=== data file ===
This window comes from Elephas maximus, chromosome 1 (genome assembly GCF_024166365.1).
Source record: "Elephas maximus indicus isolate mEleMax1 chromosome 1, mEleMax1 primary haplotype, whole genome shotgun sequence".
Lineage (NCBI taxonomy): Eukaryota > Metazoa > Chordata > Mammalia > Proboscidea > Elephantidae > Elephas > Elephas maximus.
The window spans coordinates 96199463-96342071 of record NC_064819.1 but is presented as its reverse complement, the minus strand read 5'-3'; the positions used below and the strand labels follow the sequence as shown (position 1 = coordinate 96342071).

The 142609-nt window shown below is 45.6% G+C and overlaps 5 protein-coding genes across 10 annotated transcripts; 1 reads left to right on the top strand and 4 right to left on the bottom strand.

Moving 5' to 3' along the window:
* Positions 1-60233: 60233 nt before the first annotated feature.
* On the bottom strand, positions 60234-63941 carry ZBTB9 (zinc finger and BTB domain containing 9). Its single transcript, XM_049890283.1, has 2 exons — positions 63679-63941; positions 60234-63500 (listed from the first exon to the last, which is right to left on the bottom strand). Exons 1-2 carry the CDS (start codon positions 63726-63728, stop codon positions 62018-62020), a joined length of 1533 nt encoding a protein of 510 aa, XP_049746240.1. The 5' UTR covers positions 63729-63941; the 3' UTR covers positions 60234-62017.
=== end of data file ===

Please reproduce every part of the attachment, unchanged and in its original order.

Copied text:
This window comes from Elephas maximus, chromosome 1 (genome assembly GCF_024166365.1).
Source record: "Elephas maximus indicus isolate mEleMax1 chromosome 1, mEleMax1 primary haplotype, whole genome shotgun sequence".
Lineage (NCBI taxonomy): Eukaryota > Metazoa > Chordata > Mammalia > Proboscidea > Elephantidae > Elephas > Elephas maximus.
The window spans coordinates 96199463-96342071 of record NC_064819.1 but is presented as its reverse complement, the minus strand read 5'-3'; the positions used below and the strand labels follow the sequence as shown (position 1 = coordinate 96342071).

The 142609-nt window shown below is 45.6% G+C and overlaps 5 protein-coding genes across 10 annotated transcripts; 1 reads left to right on the top strand and 4 right to left on the bottom strand.

Moving 5' to 3' along the window:
* Positions 1-60233: 60233 nt before the first annotated feature.
* On the bottom strand, positions 60234-63941 carry ZBTB9 (zinc finger and BTB domain containing 9). Its single transcript, XM_049890283.1, has 2 exons — positions 63679-63941; positions 60234-63500 (listed from the first exon to the last, which is right to left on the bottom strand). Exons 1-2 carry the CDS (start codon positions 63726-63728, stop codon positions 62018-62020), a joined length of 1533 nt encoding a protein of 510 aa, XP_049746240.1. The 5' UTR covers positions 63729-63941; the 3' UTR covers positions 60234-62017.